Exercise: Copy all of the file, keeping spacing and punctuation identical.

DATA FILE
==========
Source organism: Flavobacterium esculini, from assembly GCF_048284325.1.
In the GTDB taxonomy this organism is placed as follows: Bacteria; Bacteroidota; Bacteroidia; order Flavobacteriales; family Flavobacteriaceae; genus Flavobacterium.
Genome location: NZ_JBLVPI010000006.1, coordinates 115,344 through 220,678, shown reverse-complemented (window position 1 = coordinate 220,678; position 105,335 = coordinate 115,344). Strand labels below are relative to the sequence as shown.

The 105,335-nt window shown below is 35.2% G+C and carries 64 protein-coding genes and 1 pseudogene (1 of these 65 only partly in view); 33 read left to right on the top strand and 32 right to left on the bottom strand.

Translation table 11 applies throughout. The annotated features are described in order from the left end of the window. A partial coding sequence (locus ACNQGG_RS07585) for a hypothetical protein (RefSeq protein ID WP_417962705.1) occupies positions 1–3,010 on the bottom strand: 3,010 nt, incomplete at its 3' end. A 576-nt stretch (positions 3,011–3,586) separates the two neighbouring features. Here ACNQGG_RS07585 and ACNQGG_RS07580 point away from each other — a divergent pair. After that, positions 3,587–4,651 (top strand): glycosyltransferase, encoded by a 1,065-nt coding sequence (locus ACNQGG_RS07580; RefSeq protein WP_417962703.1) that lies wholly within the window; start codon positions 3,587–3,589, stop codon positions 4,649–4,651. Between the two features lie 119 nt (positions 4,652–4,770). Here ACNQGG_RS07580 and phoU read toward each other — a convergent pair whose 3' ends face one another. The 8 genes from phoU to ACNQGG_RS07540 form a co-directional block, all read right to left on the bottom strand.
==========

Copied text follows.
Source organism: Flavobacterium esculini, from assembly GCF_048284325.1.
In the GTDB taxonomy this organism is placed as follows: Bacteria; Bacteroidota; Bacteroidia; order Flavobacteriales; family Flavobacteriaceae; genus Flavobacterium.
Genome location: NZ_JBLVPI010000006.1, coordinates 115,344 through 220,678, shown reverse-complemented (window position 1 = coordinate 220,678; position 105,335 = coordinate 115,344). Strand labels below are relative to the sequence as shown.

The 105,335-nt window shown below is 35.2% G+C and carries 64 protein-coding genes and 1 pseudogene (1 of these 65 only partly in view); 33 read left to right on the top strand and 32 right to left on the bottom strand.

Translation table 11 applies throughout. The annotated features are described in order from the left end of the window. A partial coding sequence (locus ACNQGG_RS07585) for a hypothetical protein (RefSeq protein ID WP_417962705.1) occupies positions 1–3,010 on the bottom strand: 3,010 nt, incomplete at its 3' end. A 576-nt stretch (positions 3,011–3,586) separates the two neighbouring features. Here ACNQGG_RS07585 and ACNQGG_RS07580 point away from each other — a divergent pair. After that, positions 3,587–4,651 (top strand): glycosyltransferase, encoded by a 1,065-nt coding sequence (locus ACNQGG_RS07580; RefSeq protein WP_417962703.1) that lies wholly within the window; start codon positions 3,587–3,589, stop codon positions 4,649–4,651. Between the two features lie 119 nt (positions 4,652–4,770). Here ACNQGG_RS07580 and phoU read toward each other — a convergent pair whose 3' ends face one another. The 8 genes from phoU to ACNQGG_RS07540 form a co-directional block, all read right to left on the bottom strand.